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Tuesday, April 8, 2014

Day 2 in Kathmandu

Not much to update you on today - other than a long day of walking around the city center.  Instead of giving you too many boring details, I will post about the past 2 days just to give you a full picture of an expedition.  Brace yourself, there is not a lot of exciting event updates ahead. 

First, I bring you back to Monday.  I landed in Kathmandu on Monday at 11:30am local time.  Departing the plane was a breeze and then I stood on one of the longest and most disorganized lines.  People were getting really upset but I was tired and had no rush so I enjoyed the chaos.  I finally arrived at the front of the line and was greeted by a very nice man who happily chatted with me while a few 100 people stood behind me with relatively little patience.  It was a funny scene - glad I was not in a rush. 

After the kind man accepted my $100 payment for my 90 day visa, he directed me to the "90 day visa" line that was empty.  All that waiting was for the 30-day visas for trekkers.  I guess - based upon these observations - the estimate of 10 trekkers for every climber might be an underestimate.  At any rate, I went through the line of 0 with little delay.

Next, I lugged my bags from the visa line through customs.  Well, to call it customs might be a stretch.  I placed all four bags - two checked and two carry-ons - atop some conveyor belt that did something to them but what I haven't a clue.  Whatever the purpose of the machine, it was quick.  Even our US TSA bag screening goes slower than that machine.  Oh well, what might they get after the bags were so heavily scrutinized by previous screening methods.

After I grabbed my bags from the mystery machine, I slowly ambled out toward this mass of humanity.   I now know what the Beatles felt like when they first entered the US.  No, not one of these people were cheering for me - or for anyone else for that matter -  but they were all passionately interested in us and our bags.   These folks were the unofficial baggage handlers.  I think they make their living hoisting a bag or two along with several others who have their hands on the same bag. My aim at that point was not to support the local economy but to find my Summit Climb ride.  Sure enough, they were there with a sign and anxiously awaiting my arrival.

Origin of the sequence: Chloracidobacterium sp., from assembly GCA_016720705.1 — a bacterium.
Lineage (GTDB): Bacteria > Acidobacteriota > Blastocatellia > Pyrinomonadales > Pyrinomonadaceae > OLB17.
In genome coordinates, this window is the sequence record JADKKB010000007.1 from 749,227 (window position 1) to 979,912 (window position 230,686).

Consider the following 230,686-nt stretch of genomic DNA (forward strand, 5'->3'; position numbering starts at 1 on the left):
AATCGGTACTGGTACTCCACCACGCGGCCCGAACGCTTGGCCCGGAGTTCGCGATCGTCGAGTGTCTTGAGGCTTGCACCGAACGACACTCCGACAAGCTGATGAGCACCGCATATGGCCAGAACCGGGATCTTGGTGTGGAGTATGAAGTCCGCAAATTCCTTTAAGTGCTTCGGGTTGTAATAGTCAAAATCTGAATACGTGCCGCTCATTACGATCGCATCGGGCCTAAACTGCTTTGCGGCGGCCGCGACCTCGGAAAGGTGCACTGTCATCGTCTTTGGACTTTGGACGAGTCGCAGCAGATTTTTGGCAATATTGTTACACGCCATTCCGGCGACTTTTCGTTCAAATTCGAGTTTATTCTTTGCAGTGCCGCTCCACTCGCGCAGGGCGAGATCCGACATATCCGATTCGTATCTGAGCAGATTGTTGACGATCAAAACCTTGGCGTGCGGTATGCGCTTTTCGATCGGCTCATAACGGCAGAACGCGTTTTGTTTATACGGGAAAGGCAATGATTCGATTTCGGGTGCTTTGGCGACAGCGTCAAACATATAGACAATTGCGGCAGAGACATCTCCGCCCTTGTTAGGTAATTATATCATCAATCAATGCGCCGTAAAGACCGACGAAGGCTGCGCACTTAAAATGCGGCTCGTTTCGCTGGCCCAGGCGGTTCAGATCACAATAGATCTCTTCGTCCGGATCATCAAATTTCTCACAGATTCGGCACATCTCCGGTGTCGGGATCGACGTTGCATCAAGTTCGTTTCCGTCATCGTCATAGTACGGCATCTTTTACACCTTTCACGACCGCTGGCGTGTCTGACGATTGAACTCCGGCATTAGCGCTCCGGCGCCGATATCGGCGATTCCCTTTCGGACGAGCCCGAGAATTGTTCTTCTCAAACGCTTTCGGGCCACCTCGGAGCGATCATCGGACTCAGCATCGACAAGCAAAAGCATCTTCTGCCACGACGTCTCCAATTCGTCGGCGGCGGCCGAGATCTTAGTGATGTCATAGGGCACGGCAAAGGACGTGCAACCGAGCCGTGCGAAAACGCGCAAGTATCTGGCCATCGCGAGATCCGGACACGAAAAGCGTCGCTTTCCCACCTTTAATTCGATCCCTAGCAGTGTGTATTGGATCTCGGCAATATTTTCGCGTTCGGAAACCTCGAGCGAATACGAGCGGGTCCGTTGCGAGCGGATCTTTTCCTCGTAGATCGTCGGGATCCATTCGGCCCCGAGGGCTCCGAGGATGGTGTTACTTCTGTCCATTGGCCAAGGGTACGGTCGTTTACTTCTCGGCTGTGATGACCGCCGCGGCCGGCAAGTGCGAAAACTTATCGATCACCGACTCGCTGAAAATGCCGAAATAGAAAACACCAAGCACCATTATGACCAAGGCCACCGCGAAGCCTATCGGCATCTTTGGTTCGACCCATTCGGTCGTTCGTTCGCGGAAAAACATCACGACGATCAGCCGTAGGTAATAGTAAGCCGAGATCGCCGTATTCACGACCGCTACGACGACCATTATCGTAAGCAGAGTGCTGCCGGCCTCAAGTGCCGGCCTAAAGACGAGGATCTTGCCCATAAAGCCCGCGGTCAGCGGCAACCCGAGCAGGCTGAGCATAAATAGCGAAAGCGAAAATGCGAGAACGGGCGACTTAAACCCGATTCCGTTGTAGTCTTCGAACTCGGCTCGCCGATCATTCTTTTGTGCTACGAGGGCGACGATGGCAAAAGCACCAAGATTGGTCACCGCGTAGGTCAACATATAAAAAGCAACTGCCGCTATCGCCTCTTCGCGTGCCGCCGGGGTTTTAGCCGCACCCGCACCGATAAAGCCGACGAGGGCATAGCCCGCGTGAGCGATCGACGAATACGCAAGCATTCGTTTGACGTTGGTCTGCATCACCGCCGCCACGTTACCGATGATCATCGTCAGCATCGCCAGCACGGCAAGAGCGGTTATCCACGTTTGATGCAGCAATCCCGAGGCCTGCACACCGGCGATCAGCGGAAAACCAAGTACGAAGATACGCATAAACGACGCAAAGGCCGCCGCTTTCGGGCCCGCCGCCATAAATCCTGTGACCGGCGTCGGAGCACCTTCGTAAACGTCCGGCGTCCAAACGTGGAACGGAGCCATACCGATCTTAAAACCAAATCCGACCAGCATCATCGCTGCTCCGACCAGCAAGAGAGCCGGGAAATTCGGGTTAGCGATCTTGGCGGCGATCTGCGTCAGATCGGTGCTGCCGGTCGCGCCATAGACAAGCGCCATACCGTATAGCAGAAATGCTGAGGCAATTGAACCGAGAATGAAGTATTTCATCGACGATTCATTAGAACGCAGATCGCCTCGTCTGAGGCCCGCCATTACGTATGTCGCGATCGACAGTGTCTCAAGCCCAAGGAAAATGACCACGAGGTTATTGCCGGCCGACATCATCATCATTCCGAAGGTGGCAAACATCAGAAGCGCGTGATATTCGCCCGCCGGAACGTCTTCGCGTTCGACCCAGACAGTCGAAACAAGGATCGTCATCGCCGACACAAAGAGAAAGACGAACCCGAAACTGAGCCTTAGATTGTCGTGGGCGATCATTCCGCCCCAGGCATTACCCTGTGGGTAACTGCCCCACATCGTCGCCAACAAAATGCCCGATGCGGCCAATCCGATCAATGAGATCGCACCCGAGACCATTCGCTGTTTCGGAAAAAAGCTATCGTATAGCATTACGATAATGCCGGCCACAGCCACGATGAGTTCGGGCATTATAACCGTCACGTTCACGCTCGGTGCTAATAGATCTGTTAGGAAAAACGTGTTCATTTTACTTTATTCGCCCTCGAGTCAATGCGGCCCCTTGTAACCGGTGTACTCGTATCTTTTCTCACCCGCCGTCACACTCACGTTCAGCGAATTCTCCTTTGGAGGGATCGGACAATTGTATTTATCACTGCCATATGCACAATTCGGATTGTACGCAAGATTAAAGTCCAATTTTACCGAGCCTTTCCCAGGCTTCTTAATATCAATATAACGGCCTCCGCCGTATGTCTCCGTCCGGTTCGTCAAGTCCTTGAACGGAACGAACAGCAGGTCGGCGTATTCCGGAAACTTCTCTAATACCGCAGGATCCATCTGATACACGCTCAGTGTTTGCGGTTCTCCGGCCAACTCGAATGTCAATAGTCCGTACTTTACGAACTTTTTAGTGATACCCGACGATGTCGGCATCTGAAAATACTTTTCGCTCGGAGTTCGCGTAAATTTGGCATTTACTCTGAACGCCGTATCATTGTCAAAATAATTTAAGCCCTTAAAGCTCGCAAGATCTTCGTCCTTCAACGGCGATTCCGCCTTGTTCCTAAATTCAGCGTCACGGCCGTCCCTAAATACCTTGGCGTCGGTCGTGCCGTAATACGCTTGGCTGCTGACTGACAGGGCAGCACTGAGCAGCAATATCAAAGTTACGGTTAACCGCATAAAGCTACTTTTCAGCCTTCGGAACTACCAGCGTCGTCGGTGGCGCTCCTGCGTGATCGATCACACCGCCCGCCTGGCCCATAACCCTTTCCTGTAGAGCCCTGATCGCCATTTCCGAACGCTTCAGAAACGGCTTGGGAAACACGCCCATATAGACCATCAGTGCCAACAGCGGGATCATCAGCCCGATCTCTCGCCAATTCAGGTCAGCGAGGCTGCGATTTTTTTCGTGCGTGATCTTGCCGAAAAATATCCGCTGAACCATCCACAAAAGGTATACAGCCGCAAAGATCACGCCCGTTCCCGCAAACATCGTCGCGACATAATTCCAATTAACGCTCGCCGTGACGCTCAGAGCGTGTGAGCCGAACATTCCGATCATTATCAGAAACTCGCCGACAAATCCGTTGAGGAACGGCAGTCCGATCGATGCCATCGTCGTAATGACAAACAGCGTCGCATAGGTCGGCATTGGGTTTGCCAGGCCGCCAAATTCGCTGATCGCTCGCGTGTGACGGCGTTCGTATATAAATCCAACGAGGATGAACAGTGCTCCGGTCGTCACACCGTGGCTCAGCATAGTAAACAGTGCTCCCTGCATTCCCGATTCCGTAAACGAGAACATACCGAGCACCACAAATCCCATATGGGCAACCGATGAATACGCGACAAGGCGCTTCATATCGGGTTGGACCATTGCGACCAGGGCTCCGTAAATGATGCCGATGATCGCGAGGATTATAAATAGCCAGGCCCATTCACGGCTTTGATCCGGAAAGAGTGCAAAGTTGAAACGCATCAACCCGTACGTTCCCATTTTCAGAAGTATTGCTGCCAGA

These gentlemen were extremely helpful.  They grabbed all my bags, put them on a cart and it was at that point that I realized I was finally in Kathmandu.  All the prior steps were just lines and waiting.  Now, I was greeted by locals and would probably see them for some time.  Well, that is what I thought.   The folks who greeted me where locals but they were no different than the professional baggage handlers who amassed around the exit of the terminal.  These guys were hired guns and the Summit Climb sign was merely a cover.  Regardless, they were helpful and got us (three others) into a cab right away.